Many people have had their bicycle stolen. This is one of the main reasons people stop cycling. An integrated plan is needed, covering actions by the police, the justice system, the creation of a central depot and an efficient registration system, and awareness-raising as to how to lock a bike securely with a solid lock. (Cycling priority)
Bike theft from public places is a sad reality, and it’s a big and growing problem in Brussels. A survey of 500 cyclists in 2010 found that over one-third had been victims of bike theft or vandalism. The slow and often nonchalant police and the justice system have a lot of work to do to catch up with action taken in other European cities. One day you will be able to buy a bike that can’t be stolen. But in the meantime, there is a lot you can do to minimise the risk of losing your bike to criminals.
Protect your bicycle from three kinds of theft:
- Opportunity theft of unlocked bikes by people walking nearby.
- For this purpose any kind of simple lock works. Although cable locks are easily cut and are discouraged, but still they prevent grab-and-go.
- Lock both the front and back wheel, and possibly your saddle.
- Optionally you can use security bolts for the wheels and saddle, like Pitlock.de, or Abus Nut.
- These locks prevent drunk party people having fun steeling your front wheel or saddle, children playing with things they should not play with, tourists trying their chances. Or such a lock would would have prevented the walk-away by an 80 year old grandpa with the 5000€ mountain bike of my friend in front of a suburban bike shop, while he was discussing about hydraulic brakes inside.
- Theft of grab-and-go casual thieves.
- These thieves usually work in pairs or in trio, one cuts the lock, and the other runs away with the bicycle. They mostly have simple tools, like a strong wrench, a saw, or a bigger bolt cutter.
- Invest in a strong lock, which usually cost between 70-100 Euro. U-locks will make it harder for thieves, and a 13 mm diameter U-lock can only be cut with an angle grinder.
- Use two U-locks, or a U-lock and security bolts. These usually steer away casual thieves, and they look for an easier prey.
- Make sure the lock doesn’t touch the ground. If the lock or chain touches the ground, it makes it easier to be cut with a bolt cutter. Why? Try cutting a chain with a bolt cutter, and you’ll see!
- Organized theft
- These thieves pinpoint your bicycle, and wait for the opportunity to steel it. This type of theft cannot be prevented by locks. All bicycle locks can be picked with simple tools in 1-2 minutes (costs 50€ on ebay), or can be cut with a battery powered angle grinder (costs 100€ in Brico). Do you think we are exaggerating? Google for “brand-name lock-picking”, and in a few minutes you find the youtube tutorial on how to pick your lock.
- Buy a theft insurance for your bicycle. These can be bought when you buy a new bike with a lock, and they reimburse 80% of the original price towards a new bike purchase. The theft can be declared on-line at policeonweb.belgium.be.
- Get your bike marked (“gravage antivol”) with an official number. This helps to claim your bike in the rare case if it is found. For more information visit Pro Vélo.
General precautions to do all the time:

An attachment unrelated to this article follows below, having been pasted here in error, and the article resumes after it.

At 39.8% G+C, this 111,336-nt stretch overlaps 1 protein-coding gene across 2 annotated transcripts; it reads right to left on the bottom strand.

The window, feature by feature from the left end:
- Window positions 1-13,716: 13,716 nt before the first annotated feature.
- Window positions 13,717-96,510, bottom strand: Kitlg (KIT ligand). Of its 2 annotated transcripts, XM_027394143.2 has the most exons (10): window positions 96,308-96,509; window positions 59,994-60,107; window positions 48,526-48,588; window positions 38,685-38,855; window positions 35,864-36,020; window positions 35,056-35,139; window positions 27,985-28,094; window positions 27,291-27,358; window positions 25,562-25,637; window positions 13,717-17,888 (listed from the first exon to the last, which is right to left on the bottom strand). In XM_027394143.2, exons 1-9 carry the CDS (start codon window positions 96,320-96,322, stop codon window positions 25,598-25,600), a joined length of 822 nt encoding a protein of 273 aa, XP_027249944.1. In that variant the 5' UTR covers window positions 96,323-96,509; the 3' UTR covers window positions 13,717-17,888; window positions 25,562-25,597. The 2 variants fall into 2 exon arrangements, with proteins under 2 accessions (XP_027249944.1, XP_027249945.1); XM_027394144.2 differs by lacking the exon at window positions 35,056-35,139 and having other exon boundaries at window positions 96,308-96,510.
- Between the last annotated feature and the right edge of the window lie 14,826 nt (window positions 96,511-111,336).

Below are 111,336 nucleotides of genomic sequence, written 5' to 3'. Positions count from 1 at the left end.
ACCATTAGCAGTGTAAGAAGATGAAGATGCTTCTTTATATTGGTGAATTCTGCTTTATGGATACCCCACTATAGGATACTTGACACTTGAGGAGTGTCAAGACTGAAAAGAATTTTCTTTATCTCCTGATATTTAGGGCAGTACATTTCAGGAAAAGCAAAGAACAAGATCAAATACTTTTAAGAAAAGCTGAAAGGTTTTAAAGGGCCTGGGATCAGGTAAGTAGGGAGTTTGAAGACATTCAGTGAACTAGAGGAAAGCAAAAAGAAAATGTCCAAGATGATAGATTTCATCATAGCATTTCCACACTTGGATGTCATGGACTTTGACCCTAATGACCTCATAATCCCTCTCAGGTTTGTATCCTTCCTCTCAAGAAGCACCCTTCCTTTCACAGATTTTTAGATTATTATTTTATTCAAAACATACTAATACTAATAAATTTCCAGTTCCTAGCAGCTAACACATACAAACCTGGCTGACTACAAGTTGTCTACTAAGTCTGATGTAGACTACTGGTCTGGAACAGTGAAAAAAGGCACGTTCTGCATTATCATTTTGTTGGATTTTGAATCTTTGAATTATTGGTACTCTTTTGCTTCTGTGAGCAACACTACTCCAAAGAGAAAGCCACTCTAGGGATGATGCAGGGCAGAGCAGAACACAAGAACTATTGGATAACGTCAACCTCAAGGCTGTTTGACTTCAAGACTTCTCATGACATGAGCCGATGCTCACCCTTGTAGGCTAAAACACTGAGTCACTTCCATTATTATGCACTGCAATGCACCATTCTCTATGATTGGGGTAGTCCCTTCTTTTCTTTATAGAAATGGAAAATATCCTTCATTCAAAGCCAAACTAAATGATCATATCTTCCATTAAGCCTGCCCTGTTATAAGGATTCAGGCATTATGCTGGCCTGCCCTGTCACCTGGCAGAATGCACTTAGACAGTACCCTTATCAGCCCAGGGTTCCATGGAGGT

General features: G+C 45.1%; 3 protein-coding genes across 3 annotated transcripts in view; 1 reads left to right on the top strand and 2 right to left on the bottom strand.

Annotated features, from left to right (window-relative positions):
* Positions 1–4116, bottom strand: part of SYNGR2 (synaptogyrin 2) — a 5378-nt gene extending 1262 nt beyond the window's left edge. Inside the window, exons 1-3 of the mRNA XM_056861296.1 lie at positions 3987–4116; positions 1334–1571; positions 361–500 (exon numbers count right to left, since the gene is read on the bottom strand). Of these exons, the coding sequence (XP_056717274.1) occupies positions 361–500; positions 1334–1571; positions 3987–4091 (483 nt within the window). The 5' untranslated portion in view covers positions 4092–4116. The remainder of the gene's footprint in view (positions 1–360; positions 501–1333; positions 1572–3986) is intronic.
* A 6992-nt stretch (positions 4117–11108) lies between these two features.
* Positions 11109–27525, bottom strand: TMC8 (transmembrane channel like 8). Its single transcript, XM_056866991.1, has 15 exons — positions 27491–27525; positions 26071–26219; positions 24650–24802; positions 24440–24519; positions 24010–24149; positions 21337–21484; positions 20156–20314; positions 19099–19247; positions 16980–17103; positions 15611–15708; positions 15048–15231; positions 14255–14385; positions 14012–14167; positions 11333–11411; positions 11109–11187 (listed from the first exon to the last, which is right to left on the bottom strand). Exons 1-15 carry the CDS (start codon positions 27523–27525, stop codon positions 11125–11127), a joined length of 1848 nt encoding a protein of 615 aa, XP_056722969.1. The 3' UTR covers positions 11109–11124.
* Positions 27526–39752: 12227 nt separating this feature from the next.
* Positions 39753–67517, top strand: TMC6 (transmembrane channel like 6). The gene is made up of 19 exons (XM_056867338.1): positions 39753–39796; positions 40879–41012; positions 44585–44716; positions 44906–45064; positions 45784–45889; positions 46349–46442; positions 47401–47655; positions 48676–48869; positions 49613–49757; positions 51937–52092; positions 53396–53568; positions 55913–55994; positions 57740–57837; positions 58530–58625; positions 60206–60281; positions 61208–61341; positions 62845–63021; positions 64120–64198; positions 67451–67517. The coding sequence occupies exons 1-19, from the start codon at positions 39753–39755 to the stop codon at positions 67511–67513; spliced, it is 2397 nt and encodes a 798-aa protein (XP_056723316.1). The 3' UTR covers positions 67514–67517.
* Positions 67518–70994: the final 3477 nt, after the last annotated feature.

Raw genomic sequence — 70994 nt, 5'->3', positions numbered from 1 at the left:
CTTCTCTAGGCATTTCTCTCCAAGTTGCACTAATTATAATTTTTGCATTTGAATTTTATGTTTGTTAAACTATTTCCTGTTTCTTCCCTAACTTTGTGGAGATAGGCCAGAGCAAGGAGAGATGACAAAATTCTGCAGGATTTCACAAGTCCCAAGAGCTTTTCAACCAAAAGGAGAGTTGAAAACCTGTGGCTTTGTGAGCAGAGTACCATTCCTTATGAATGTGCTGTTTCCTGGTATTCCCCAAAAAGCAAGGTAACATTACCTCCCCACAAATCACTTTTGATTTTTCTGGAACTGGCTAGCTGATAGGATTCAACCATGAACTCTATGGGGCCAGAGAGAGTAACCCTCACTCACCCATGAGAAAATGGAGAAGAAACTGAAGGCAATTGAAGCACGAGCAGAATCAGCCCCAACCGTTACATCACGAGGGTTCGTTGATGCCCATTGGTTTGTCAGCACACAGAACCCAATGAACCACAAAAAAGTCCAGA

- Use the institutions’ garages and other secure parking. Parking your bicycle in front of the buildings is faster, but less secure.
- Use fixed-to-the-ground items to lock your bike. Avoid:
- Avoid street signs that can be removed
- Avoid street posts without a sign on the top – the bike can lifted up by standing on a box
- Avoid U-shape rails (arceau-en-U) that are fixed with bolts to the ground, like those near Berlaymont’s entrance
- Avoid weak trees
- Aim for direct sight visibility, and watch your bike from the window of the café, peek at your bike from the terrace of the appartment. Avoid leaving your bike unattended in public places, especially in the evening, even if it is locked.
- In the unfortunate event that you are a victim of bike theft:
- make sure you report it to the police in person or online (it only works if you have Belgian ID card with a chip) and
- on the Brussels Bike Theft Blog, and
- let the EUCG Committee know.
- You can search the police database to see whether it has been recovered.
- If you hire a service bike and it’s stolen on work premises always report the theft to your security officer.
- Buy a folding bicycle, and keep it in your office and apartment – of course, still locked in your office.
- Have several bicycles, and use your cheap-old-ugly bike in case you need to leave it unattended for long.
- For electric bikes, remove the head-unit from the handlebar, and if you park the bike for several hours, also remove the battery. The head-unit costs 100+ €, the battery costs 6-800€.
Are you witnessing a crime?
- We suggest not to intervene directly. The last thing you want that some crazy people stab you with a knife, or worse, rob you?! No bike is worth a kidney operation, or a year of therapy to recover from the trauma of being attacked.
- Instead pull away to a safe distance, and call the police on 112. Let the operator control the conversation. Stay on-line until the police arrives, or the operator hangs up.
- The police will probably ask for the following details:
- Type of crime (automobile theft, assault, etc.)
- Location of the crime (street address and cross streets.)
- Description of suspects (height; build; color of eyes, hair and skin; clothing and disguises; special marks or unusual features such as scars and tattoos; and weapons, tools or vehicles used).
- Description of property or person(s) being subjected to criminal activity
Do you still think bike theft won’t happen to you?